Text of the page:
2. Having seen Moonlight before the end of last year (finally), it actually made me want to see this film even more as I’m just interested in what Barry Jenkins has to say as well as see if everything they’ve been saying about Regina King’s performance is true as I’m happy she’s getting some love.

    • This movie won me over to Jenkins. Wasn’t high on Moonlight but he shows off some REALLY strong chops here. As for King, she deserves the hype. In fact most of the performances here are really strong. It made me rethink my Top 20.

    • It really caught me off guard. I know it looked good, but I wasn’t high on Moonlight. This movie blew me away and I can’t wait to see it again.

  3. Great review! I’m really looking forward to this movie, I wasn’t a big fan of Moonlight but this looks much more like something I’d enjoy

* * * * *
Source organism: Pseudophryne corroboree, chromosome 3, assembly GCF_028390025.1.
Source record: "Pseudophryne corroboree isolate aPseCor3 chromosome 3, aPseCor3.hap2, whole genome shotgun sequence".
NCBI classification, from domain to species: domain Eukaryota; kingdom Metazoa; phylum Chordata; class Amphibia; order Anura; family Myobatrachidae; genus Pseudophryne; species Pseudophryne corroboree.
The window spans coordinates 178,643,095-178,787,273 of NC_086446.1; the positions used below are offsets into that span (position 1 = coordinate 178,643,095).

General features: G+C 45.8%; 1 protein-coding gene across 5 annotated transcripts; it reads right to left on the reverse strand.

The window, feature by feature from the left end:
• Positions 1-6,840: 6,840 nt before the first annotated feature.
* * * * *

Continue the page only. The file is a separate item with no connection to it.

4. I’m glad you saw it! Such a great film. I’m surprised it hasn’t gotten the same buzz as Moonlight, but I guess that’s just how it goes sometimes. Will be interesting to see which way the Academy leans.

    • It is soooo good. I just couldn’t get in tune with Moonlight, especially its second half of it. I had no such problem here. Jenkins pulled me in from that stunning opening sequence. It really is a shame that it hasn’t gotten more attention. As you said, maybe the Academy will correct that.

  5. Gorgeous movie. Jenkins is a technical master. I found myself liking this movie, yet emotionally, found it a little weaker and not as heartachingly raw as Moonlight. Something about that movie I still haven’t forgot. Still, this is a sound feature.

    • That’s interesting because I was the exact opposite. I felt Moonlight lost all its steam after Ali disappeared. Looked great but flatlined for me. Never had that from Beale Street. For me the longing in this film was so powerful.